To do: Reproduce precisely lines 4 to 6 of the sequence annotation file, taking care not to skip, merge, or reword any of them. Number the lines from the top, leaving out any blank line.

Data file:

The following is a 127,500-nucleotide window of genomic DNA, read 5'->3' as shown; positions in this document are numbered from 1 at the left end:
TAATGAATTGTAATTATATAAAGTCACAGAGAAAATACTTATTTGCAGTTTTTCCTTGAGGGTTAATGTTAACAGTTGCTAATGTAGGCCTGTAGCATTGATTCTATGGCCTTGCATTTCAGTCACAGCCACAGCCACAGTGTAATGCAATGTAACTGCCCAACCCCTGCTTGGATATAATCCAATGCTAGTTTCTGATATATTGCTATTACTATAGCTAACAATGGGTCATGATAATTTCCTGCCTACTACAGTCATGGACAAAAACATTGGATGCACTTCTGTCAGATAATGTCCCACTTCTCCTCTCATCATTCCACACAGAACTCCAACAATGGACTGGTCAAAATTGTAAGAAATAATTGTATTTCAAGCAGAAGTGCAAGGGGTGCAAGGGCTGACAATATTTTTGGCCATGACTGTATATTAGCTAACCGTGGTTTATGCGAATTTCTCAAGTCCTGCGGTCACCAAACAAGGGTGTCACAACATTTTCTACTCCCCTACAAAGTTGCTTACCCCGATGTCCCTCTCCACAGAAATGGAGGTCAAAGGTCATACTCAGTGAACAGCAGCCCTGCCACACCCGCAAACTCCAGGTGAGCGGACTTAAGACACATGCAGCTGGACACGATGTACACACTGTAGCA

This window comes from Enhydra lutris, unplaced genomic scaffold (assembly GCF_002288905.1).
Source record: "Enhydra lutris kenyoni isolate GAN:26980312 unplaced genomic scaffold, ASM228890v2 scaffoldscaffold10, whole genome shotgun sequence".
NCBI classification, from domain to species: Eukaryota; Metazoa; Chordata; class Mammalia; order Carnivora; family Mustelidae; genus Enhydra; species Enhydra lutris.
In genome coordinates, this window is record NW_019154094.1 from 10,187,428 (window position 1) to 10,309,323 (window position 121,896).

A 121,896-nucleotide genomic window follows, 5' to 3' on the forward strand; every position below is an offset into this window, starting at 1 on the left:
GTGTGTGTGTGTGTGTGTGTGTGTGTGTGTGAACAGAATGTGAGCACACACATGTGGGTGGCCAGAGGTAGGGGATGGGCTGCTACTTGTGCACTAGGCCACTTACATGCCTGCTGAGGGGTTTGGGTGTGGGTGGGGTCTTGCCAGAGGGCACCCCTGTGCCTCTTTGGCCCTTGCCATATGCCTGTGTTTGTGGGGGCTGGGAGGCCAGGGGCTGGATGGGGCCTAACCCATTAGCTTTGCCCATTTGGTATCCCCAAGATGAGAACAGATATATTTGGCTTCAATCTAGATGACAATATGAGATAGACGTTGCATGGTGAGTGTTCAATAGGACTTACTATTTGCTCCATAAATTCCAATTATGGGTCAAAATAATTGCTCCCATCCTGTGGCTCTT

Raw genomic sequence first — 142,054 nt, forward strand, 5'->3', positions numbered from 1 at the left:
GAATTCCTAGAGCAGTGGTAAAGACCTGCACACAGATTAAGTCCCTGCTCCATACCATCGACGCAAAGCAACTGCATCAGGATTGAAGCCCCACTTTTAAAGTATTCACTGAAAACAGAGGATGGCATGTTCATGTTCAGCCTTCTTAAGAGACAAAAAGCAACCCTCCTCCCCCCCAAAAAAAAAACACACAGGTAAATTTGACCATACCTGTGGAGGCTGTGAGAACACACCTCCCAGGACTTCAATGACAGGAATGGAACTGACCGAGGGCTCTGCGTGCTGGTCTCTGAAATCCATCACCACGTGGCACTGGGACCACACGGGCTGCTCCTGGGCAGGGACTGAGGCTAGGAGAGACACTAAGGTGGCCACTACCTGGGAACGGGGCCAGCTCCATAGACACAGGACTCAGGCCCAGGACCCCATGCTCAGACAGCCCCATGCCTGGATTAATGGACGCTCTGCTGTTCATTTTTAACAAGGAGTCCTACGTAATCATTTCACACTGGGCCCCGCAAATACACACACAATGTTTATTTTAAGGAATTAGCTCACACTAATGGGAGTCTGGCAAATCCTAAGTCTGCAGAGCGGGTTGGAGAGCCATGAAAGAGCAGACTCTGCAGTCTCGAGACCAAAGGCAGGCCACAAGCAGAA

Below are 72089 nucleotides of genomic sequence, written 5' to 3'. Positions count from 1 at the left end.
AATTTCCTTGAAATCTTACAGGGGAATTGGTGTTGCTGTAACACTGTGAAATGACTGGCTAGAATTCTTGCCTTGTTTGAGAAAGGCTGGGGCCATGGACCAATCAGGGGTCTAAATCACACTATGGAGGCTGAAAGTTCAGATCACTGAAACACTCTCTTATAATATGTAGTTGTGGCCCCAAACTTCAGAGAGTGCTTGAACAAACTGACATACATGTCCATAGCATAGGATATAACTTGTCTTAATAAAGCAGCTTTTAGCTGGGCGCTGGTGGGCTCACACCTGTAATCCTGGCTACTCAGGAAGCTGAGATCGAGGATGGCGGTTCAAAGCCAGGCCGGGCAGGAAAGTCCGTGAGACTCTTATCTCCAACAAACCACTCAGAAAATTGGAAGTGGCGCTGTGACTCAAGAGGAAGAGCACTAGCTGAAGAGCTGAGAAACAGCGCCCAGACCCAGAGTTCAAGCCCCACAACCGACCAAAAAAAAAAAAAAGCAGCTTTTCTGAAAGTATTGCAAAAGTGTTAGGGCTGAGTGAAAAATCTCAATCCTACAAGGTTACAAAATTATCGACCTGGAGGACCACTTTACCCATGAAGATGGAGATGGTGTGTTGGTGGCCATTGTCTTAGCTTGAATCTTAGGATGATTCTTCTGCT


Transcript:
Source record: "Enhydra lutris kenyoni isolate GAN:26980312 unplaced genomic scaffold, ASM228890v2 scaffoldscaffold10, whole genome shotgun sequence".
NCBI classification, from domain to species: Eukaryota; Metazoa; Chordata; class Mammalia; order Carnivora; family Mustelidae; genus Enhydra; species Enhydra lutris.
In genome coordinates, this window is record NW_019154094.1 from 10,187,428 (window position 1) to 10,309,323 (window position 121,896).